WASHINGTON (Reuters) – China’s top economic official will visit Washington next week to resume trade talks with the Trump administration, the White House said on Monday, after discussions in Beijing last week failed to produce agreement on a long list of U.S. trade demands.
“We are working on something that we think will be great for everybody,” White House spokeswoman Sarah Sanders told reporters at a regular White House press briefing.
“China’s top economic adviser, the vice premier (Liu He), will be coming here next week to continue the discussions with the president’s economic team,” she said.
Sanders offered no further details on arrangements for the talks.
A seven-member U.S. delegation led by Treasury Secretary Steven Mnuchin presented Liu and other Chinese officials with a list of demands to address allegations of intellectual property theft and other trade policies that Washington considers unfair.
Those included slashing the U.S. trade deficit with China by $200 billion, cutting tariffs and eliminating subsidies for advanced technology, according to people familiar with the demands.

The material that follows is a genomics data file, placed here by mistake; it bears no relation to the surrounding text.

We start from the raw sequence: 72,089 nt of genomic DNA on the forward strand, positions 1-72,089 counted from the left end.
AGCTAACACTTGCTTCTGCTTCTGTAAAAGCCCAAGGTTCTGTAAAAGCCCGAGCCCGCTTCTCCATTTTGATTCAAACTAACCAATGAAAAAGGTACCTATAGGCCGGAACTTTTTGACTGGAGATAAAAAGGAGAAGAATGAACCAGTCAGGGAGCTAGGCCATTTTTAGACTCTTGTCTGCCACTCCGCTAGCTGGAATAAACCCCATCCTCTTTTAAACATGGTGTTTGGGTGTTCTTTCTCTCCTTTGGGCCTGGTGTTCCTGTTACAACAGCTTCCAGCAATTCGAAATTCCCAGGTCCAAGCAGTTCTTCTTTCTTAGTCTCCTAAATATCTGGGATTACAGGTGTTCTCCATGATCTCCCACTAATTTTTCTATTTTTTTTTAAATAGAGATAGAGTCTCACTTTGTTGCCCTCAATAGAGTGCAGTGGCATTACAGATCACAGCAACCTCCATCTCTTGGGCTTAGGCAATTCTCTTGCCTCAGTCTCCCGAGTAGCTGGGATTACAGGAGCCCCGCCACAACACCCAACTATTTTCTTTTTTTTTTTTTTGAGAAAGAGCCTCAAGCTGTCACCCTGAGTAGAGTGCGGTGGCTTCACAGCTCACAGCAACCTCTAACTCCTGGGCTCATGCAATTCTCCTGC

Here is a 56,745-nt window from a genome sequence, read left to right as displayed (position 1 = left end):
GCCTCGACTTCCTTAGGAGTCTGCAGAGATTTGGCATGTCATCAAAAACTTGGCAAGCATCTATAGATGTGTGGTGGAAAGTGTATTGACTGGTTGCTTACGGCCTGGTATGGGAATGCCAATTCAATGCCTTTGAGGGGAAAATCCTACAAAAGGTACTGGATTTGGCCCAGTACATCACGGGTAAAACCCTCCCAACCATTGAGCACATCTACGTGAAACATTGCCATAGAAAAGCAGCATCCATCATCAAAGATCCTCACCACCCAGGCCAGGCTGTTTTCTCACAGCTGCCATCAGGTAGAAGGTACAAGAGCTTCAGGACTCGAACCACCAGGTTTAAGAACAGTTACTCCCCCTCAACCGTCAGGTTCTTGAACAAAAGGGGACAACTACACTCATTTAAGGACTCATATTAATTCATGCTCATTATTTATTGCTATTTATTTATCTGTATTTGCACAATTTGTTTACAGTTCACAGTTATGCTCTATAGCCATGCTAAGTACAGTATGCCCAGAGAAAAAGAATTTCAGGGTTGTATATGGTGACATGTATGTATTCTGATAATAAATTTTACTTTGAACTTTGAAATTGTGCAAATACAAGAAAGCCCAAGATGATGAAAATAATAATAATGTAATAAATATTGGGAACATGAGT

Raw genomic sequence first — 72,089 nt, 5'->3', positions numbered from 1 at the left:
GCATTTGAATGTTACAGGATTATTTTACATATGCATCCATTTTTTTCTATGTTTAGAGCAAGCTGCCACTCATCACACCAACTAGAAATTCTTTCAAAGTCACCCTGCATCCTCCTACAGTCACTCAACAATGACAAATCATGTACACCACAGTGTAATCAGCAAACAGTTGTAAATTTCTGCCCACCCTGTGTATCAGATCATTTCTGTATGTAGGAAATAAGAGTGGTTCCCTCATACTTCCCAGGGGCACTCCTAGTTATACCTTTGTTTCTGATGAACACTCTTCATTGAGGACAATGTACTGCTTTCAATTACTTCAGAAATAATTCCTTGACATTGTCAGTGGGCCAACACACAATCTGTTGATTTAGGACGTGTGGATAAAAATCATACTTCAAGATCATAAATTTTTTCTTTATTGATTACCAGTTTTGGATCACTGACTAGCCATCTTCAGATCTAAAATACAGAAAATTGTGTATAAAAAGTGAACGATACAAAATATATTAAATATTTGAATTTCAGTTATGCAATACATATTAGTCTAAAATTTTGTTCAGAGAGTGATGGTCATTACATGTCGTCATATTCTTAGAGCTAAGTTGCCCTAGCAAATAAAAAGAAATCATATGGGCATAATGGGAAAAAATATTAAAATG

China requested that President Donald Trump back off his tariff threats, reassess a Commerce Department ban on U.S. firms selling components and software to Chinese telecommunications equipment maker ZTE Corp (000063.SZ) (0763.HK) and treat Chinese investments equally under U.S. security reviews.
The two sides failed to reach any consensus in two days of talks but agreed to continue discussions.
Trump met with the U.S. delegation in Washington over the weekend to assess the meetings. He tweeted that China had “become very spoiled with U.S. trade wins.”
Chinese state media struck an optimistic tone over the weekend, with the English-language China Daily newspaper saying a mechanism to keep an open trade dialogue was a “positive development, despite “big differences.”
Trump’s administration has threatened to impose tariffs on up to $150 billion of Chinese import goods over allegations that Beijing misappropriates U.S. technology through joint-venture requirements, unfair technology licensing practices, outright theft and state-backed acquisitions of U.S. technology firms.
China denies that its policies coerce foreign firms to transfer technology to Chinese competitors. It has said its own retaliatory tariffs on U.S. goods, including soybeans and aircraft, will go into effect if the U.S. duties are imposed.
Reporting by Steve Holland; Writing by Tim Ahmann and David Lawder; Editing by Mohammad Zargham and Peter Cooney
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